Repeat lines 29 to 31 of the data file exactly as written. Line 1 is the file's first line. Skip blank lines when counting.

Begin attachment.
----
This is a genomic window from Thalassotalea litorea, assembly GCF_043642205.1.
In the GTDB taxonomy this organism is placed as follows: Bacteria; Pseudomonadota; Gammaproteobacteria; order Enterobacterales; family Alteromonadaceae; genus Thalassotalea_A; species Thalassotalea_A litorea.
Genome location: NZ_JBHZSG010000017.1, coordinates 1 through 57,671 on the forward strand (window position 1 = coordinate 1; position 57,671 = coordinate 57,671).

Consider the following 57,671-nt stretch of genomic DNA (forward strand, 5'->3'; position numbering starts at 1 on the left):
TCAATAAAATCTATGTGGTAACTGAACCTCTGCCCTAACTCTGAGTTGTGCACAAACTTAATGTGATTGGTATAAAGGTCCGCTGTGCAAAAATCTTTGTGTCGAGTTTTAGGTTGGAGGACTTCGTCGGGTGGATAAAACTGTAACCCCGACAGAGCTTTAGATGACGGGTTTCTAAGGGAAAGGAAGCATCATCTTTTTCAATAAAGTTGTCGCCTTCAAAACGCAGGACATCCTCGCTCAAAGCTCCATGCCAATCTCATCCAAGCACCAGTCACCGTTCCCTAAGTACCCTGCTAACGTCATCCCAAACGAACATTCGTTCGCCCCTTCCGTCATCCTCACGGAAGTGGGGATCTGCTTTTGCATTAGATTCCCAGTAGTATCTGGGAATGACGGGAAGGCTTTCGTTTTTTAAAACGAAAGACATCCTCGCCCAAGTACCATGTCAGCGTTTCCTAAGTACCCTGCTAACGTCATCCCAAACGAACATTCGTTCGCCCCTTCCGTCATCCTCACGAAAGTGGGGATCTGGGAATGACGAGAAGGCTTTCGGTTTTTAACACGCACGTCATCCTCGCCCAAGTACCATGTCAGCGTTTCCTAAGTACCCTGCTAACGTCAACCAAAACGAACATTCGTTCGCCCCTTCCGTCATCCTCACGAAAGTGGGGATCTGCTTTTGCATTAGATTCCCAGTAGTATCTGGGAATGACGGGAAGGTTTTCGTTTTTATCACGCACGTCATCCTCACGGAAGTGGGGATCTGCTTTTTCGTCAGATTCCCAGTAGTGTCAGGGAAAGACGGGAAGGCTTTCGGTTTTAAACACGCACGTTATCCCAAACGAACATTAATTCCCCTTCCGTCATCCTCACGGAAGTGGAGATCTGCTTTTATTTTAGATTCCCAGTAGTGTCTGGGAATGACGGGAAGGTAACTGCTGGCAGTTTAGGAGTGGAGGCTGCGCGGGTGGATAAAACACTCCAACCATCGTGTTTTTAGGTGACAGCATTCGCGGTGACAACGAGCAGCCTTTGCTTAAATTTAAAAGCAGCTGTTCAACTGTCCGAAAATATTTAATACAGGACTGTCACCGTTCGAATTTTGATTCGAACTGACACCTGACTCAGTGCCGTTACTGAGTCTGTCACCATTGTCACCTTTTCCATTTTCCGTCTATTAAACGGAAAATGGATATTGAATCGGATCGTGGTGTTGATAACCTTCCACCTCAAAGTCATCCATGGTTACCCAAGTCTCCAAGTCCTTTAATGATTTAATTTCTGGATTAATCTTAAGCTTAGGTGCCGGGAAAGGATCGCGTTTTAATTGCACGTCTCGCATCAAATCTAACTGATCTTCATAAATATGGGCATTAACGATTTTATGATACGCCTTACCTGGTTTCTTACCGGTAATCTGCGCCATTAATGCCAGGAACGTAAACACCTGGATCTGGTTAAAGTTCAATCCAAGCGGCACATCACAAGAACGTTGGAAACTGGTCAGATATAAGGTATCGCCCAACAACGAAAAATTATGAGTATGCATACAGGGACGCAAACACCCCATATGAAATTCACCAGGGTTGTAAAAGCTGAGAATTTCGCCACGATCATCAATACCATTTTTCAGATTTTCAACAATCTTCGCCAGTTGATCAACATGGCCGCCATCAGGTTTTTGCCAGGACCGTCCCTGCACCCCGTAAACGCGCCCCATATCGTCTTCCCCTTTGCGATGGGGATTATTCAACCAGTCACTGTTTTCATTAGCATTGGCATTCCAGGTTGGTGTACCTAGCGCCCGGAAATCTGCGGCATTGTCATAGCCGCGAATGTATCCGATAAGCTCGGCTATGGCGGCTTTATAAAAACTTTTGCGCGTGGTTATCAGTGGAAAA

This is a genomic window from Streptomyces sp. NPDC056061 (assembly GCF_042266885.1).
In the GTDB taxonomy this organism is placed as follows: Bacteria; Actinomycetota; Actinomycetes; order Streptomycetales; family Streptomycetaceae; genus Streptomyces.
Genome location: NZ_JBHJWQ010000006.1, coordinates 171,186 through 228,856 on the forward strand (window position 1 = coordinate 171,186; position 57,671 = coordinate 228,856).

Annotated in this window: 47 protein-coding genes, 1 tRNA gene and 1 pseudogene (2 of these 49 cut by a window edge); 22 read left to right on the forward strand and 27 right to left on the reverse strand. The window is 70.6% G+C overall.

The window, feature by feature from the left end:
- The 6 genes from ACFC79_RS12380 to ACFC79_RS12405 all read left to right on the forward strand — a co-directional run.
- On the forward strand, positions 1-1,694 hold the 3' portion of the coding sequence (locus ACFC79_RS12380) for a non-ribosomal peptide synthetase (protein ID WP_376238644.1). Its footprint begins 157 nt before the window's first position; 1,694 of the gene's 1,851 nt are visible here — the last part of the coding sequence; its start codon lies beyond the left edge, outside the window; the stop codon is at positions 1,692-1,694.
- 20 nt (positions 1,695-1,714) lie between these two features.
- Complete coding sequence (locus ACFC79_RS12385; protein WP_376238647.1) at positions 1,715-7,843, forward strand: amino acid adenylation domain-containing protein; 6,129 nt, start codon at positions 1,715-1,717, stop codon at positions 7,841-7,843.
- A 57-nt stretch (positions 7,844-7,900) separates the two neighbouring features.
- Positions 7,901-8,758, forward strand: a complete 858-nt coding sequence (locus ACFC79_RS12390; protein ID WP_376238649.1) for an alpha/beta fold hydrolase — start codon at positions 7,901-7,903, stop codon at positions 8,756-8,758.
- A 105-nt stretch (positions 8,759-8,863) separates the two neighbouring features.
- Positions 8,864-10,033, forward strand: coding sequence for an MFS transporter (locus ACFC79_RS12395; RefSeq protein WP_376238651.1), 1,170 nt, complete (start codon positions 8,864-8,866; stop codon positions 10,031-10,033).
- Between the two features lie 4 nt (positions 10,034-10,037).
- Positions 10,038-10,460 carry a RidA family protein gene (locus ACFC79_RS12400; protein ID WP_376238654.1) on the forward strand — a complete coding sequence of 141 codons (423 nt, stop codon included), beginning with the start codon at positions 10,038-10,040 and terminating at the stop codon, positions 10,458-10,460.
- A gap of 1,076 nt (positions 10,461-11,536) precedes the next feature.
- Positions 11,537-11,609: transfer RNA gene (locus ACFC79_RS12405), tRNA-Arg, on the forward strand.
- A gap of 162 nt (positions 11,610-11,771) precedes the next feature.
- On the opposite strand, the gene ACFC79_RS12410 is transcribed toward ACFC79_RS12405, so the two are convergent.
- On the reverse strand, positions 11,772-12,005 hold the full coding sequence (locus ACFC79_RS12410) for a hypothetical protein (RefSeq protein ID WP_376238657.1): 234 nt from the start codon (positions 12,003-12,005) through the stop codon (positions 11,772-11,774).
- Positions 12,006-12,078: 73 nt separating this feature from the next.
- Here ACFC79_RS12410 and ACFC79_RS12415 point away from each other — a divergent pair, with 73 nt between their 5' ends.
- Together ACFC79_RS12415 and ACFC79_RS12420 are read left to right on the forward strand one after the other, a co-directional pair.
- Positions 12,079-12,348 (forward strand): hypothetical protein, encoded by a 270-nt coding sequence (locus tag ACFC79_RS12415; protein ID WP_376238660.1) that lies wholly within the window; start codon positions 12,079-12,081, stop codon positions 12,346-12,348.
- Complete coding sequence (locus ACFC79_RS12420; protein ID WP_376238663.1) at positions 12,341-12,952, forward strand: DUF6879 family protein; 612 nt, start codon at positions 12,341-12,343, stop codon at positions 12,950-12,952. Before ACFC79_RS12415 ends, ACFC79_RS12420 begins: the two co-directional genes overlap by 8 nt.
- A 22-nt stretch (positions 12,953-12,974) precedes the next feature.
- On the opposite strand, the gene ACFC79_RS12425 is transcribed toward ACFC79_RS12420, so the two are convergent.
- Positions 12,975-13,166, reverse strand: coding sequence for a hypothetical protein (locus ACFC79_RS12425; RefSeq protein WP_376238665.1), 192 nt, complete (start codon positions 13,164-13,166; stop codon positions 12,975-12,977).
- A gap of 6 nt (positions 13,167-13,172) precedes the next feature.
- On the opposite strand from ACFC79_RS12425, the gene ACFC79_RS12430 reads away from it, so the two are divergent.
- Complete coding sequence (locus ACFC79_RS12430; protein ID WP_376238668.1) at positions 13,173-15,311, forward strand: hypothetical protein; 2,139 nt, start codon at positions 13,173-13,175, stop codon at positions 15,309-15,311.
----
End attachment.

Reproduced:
- Positions 12,079-12,348 (forward strand): hypothetical protein, encoded by a 270-nt coding sequence (locus tag ACFC79_RS12415; protein ID WP_376238660.1) that lies wholly within the window; start codon positions 12,079-12,081, stop codon positions 12,346-12,348.
- Complete coding sequence (locus ACFC79_RS12420; protein ID WP_376238663.1) at positions 12,341-12,952, forward strand: DUF6879 family protein; 612 nt, start codon at positions 12,341-12,343, stop codon at positions 12,950-12,952. Before ACFC79_RS12415 ends, ACFC79_RS12420 begins: the two co-directional genes overlap by 8 nt.
- A 22-nt stretch (positions 12,953-12,974) precedes the next feature.